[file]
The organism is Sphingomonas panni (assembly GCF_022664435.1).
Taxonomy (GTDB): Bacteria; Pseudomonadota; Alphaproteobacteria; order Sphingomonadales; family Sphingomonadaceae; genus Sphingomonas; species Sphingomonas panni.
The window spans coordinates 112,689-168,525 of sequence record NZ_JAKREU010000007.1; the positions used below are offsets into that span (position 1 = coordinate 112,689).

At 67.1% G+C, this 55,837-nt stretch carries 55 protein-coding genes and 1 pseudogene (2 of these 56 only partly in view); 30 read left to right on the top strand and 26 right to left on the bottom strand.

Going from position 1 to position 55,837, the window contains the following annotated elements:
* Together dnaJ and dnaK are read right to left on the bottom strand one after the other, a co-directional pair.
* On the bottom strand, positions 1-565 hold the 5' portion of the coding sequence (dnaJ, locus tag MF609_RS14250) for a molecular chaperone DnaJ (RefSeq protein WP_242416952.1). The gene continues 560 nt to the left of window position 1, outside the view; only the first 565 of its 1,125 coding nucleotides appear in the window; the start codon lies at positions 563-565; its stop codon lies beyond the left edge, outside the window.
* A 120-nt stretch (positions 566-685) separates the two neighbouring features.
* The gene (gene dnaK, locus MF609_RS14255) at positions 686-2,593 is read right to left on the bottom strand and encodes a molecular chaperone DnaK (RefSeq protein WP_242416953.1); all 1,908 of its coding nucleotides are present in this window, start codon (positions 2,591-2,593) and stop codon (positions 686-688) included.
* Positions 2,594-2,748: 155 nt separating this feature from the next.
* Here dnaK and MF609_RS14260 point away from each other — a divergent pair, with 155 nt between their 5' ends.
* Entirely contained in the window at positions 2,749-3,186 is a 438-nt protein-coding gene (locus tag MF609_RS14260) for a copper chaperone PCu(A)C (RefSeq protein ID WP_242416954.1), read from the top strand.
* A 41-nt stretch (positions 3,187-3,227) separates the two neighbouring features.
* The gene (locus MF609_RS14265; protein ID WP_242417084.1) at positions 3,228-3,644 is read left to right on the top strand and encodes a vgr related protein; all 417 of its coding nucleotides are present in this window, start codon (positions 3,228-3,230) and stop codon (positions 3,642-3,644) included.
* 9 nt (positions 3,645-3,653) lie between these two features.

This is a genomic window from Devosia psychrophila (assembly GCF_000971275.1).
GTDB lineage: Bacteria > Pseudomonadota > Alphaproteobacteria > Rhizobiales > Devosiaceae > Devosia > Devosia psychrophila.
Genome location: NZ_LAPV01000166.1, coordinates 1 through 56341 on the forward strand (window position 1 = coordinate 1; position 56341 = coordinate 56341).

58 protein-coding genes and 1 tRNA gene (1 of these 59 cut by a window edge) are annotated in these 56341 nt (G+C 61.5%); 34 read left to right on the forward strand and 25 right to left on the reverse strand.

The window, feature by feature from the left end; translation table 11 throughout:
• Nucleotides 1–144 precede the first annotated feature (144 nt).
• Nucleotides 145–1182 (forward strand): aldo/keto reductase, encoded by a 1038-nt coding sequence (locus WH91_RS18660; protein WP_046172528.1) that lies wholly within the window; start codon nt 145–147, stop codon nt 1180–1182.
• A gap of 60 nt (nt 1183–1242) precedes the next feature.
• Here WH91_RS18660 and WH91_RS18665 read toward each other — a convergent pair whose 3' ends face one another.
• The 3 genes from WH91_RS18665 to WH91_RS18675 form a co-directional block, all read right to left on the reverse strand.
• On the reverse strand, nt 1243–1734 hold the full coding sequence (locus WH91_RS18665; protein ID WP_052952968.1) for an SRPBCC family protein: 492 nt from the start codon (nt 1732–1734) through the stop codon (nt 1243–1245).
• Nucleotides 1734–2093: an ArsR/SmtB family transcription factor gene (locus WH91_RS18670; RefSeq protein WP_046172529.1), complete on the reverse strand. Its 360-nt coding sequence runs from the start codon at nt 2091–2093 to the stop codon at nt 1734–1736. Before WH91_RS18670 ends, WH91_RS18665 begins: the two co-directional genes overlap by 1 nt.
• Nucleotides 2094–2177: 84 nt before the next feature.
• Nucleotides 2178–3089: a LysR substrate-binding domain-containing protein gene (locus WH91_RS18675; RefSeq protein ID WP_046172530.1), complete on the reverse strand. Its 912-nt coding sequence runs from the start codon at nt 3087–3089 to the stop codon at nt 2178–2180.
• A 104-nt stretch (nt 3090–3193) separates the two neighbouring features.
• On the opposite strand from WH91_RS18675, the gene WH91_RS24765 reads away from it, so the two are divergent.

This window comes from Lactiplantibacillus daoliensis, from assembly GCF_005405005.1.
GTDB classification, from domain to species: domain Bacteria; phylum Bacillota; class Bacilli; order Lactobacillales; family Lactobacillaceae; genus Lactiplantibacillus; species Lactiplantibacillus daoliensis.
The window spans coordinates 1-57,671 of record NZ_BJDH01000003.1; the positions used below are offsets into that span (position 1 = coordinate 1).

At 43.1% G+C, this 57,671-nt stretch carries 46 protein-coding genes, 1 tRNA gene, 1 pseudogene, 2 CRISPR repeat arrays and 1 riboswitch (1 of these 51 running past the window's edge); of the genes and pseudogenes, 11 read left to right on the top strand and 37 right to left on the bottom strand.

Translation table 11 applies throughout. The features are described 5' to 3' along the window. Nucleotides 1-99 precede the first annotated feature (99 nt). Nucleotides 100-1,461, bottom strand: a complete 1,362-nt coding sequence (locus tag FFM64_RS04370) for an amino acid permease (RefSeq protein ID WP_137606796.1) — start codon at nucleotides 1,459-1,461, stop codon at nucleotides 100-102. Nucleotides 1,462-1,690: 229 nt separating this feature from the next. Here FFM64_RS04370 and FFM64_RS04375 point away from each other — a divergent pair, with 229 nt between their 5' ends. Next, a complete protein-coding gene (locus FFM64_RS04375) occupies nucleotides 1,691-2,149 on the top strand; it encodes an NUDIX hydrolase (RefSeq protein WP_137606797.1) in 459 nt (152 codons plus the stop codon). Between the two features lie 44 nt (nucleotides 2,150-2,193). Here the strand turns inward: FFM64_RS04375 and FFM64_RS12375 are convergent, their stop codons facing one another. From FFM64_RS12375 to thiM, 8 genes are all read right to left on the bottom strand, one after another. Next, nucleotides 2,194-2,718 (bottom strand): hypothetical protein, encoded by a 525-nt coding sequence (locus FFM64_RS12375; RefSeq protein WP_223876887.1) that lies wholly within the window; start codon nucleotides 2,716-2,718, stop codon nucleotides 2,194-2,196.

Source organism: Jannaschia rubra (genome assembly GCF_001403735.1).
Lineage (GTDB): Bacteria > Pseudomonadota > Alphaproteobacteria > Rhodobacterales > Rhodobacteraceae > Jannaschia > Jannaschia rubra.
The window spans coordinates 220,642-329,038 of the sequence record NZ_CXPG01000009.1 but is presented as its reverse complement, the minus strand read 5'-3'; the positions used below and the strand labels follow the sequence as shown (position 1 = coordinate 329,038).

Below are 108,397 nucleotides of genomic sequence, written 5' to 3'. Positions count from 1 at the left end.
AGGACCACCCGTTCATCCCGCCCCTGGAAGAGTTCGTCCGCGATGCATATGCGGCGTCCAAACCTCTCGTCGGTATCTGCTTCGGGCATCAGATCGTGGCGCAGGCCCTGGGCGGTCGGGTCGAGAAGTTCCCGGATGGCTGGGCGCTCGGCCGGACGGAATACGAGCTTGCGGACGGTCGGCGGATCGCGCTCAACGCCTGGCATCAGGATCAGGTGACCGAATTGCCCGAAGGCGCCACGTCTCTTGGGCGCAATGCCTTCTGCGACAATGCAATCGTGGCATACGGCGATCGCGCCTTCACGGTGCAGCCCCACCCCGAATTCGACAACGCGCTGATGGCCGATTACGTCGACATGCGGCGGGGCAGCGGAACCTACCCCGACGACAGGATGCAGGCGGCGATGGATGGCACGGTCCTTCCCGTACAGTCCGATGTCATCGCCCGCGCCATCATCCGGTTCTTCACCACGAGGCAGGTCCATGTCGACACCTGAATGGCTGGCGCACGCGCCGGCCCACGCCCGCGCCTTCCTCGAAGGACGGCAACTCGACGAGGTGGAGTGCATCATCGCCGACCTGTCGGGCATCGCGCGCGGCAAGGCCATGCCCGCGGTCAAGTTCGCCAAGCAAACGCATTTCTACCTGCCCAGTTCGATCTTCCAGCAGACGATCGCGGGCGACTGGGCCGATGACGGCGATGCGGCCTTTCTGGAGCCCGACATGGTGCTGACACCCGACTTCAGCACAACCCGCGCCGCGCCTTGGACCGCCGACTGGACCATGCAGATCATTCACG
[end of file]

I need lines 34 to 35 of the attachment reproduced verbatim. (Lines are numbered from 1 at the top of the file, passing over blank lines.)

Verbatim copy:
The window spans coordinates 1-57,671 of record NZ_BJDH01000003.1; the positions used below are offsets into that span (position 1 = coordinate 1).

At 43.1% G+C, this 57,671-nt stretch carries 46 protein-coding genes, 1 tRNA gene, 1 pseudogene, 2 CRISPR repeat arrays and 1 riboswitch (1 of these 51 running past the window's edge); of the genes and pseudogenes, 11 read left to right on the top strand and 37 right to left on the bottom strand.